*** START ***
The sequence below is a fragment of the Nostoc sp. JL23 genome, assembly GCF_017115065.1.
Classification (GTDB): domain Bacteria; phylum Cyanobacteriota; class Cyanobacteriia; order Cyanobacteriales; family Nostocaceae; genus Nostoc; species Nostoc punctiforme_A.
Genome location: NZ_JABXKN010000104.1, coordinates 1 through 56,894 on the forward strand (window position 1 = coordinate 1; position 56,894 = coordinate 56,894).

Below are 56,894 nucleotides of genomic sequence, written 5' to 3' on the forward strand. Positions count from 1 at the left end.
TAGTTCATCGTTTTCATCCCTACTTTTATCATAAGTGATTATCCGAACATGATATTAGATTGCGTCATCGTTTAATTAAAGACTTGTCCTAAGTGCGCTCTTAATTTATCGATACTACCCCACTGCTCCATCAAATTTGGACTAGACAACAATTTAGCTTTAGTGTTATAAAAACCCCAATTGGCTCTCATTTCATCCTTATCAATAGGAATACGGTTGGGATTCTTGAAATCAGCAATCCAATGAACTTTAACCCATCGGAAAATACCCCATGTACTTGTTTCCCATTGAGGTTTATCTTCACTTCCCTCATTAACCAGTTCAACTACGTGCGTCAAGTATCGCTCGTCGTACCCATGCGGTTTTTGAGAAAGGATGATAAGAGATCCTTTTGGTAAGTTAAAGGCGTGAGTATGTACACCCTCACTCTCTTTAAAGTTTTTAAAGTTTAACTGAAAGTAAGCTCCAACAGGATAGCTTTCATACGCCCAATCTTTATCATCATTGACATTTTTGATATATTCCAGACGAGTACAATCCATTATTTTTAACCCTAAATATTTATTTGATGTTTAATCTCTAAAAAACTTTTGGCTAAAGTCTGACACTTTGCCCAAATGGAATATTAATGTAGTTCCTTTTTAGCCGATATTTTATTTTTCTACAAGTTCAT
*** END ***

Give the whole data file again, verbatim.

The sequence below is a fragment of the Nostoc sp. JL23 genome, assembly GCF_017115065.1.
Classification (GTDB): domain Bacteria; phylum Cyanobacteriota; class Cyanobacteriia; order Cyanobacteriales; family Nostocaceae; genus Nostoc; species Nostoc punctiforme_A.
Genome location: NZ_JABXKN010000104.1, coordinates 1 through 56,894 on the forward strand (window position 1 = coordinate 1; position 56,894 = coordinate 56,894).

Below are 56,894 nucleotides of genomic sequence, written 5' to 3' on the forward strand. Positions count from 1 at the left end.
TAGTTCATCGTTTTCATCCCTACTTTTATCATAAGTGATTATCCGAACATGATATTAGATTGCGTCATCGTTTAATTAAAGACTTGTCCTAAGTGCGCTCTTAATTTATCGATACTACCCCACTGCTCCATCAAATTTGGACTAGACAACAATTTAGCTTTAGTGTTATAAAAACCCCAATTGGCTCTCATTTCATCCTTATCAATAGGAATACGGTTGGGATTCTTGAAATCAGCAATCCAATGAACTTTAACCCATCGGAAAATACCCCATGTACTTGTTTCCCATTGAGGTTTATCTTCACTTCCCTCATTAACCAGTTCAACTACGTGCGTCAAGTATCGCTCGTCGTACCCATGCGGTTTTTGAGAAAGGATGATAAGAGATCCTTTTGGTAAGTTAAAGGCGTGAGTATGTACACCCTCACTCTCTTTAAAGTTTTTAAAGTTTAACTGAAAGTAAGCTCCAACAGGATAGCTTTCATACGCCCAATCTTTATCATCATTGACATTTTTGATATATTCCAGACGAGTACAATCCATTATTTTTAACCCTAAATATTTATTTGATGTTTAATCTCTAAAAAACTTTTGGCTAAAGTCTGACACTTTGCCCAAATGGAATATTAATGTAGTTCCTTTTTAGCCGATATTTTATTTTTCTACAAGTTCAT